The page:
The ability to shoot the werewolves in full sunlight is important in that thematically it transports the sexual violence implications from unconscious night to self-knowing day while, literally, it provides the possibility for a young (21-year-old) Rob Bottin to showcase his character designs and special effects to startling effect. (Bottin, of course, would reach a special effects pinnacle--arguably still unsurpassed and, in today's CGI-mad environment, possibly unsurpassable--with Carpenter in 1982's The Thing.) Yet at its heart, The Howling is very much the B-movie: its subtext inconsistent, its satire almost more the product of two decades' hindsight, its humour now as much a product of camp as wit, and its monsters curiously wimpy (these hulks don't so much smash as paw meekly). The scares seem less earned than shock-dependent, the major exception--and the best sequence in the film--being an extended stalking of poor, doomed do-gooder Belinda Balaski, which ends with the legendary on-screen transformation of Robert Picardo, complete with the juxtaposition of a Warners' big bad wolf cartoon.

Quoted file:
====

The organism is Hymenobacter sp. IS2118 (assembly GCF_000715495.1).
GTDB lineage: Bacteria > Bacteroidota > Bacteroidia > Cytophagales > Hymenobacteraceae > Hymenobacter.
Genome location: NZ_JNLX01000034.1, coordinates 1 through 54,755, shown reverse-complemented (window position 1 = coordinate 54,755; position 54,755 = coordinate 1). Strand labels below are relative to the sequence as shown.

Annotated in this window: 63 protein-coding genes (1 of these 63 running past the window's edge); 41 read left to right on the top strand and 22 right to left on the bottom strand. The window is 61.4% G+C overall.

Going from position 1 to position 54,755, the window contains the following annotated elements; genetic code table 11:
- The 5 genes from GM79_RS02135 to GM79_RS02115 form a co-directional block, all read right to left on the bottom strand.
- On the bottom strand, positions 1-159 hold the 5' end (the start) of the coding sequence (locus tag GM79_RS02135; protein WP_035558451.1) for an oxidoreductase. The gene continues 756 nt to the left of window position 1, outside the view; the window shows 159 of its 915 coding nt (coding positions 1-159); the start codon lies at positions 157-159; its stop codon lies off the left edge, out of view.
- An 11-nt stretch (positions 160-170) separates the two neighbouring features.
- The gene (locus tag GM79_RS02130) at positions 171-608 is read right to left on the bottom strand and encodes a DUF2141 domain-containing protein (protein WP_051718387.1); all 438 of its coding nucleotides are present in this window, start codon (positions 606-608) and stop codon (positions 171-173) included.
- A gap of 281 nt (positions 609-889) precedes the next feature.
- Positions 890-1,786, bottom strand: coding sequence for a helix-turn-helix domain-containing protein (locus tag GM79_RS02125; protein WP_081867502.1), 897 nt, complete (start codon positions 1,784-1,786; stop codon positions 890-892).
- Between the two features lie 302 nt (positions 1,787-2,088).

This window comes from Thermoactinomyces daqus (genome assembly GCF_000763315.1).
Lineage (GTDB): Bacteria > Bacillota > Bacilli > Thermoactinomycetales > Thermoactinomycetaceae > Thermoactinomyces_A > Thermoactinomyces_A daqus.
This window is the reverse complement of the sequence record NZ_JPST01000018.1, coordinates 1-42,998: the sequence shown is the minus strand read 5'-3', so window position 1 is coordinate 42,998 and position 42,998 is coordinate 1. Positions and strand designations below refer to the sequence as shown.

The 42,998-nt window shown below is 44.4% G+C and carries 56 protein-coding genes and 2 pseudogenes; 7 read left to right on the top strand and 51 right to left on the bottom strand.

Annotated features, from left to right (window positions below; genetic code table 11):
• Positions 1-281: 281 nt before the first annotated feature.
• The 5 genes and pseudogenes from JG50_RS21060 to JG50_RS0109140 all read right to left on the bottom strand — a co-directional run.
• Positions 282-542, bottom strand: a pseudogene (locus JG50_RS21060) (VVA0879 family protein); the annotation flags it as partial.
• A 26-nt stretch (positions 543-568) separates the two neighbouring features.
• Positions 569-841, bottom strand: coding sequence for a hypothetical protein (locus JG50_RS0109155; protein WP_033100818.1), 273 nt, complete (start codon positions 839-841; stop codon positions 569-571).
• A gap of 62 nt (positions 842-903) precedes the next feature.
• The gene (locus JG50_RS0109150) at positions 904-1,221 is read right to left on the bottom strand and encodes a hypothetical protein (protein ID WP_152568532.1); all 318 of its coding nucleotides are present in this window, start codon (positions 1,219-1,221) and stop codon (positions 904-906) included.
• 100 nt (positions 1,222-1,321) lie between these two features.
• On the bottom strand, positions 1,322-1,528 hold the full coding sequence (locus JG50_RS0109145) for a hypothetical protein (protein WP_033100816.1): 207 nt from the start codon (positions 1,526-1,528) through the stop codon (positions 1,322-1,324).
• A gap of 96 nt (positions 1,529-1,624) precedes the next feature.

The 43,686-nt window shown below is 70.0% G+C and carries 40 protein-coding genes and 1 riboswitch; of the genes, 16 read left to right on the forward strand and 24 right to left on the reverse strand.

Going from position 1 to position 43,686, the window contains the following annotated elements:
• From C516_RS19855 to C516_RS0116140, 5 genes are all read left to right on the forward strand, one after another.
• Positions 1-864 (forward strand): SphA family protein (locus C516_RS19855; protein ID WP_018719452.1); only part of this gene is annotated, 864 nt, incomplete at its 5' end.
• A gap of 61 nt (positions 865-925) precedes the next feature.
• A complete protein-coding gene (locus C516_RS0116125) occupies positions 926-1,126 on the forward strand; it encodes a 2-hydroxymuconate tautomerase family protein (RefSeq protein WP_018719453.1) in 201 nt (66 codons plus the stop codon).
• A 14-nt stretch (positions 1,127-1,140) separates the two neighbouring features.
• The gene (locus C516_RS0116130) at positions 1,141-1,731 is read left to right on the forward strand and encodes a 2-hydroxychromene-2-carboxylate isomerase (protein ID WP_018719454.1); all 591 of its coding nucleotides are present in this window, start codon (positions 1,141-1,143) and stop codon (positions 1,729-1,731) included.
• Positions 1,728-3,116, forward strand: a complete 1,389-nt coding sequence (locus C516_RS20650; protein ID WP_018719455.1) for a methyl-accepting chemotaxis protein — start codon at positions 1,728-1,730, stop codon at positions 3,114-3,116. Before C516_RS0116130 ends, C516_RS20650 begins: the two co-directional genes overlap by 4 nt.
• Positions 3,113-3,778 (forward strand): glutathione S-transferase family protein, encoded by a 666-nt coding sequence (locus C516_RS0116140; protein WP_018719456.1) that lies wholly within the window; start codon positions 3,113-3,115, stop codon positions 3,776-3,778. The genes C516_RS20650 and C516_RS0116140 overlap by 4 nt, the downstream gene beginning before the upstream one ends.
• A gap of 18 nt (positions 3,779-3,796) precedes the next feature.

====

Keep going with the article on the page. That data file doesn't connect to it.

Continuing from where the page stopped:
Tighter and scarier, relying more on implication and atmosphere, Carpenter's The Fog was initially so reticent about showing its bogeys that, with three months to release, Carpenter decided to shoot new scenes, re-score, and re-edit the piece to, ironically, put the picture more in line with the sort of horror film that people had begun to expect to see since his own Halloween. (Irony again, Carpenter's Halloween itself is a model of restraint.) To that end, The Fog received new scenes of bloodletting, a new jump-scare in the bowels of an abandoned boat (shades, again, of Jaws), and a conclusion atop a lighthouse that functions as a genuinely creepy expansion of the picture's premise. Opening with a spooky John Houseman telling a group of kids a story of the good people of their small coastal town luring pirates to their death and looting their ill-gotten spoils, The Fog is an anniversary horror film, taking place on the birthday of the atrocity as a thick, luminescent fog rolls in, carrying a horde of zombie pirates with it.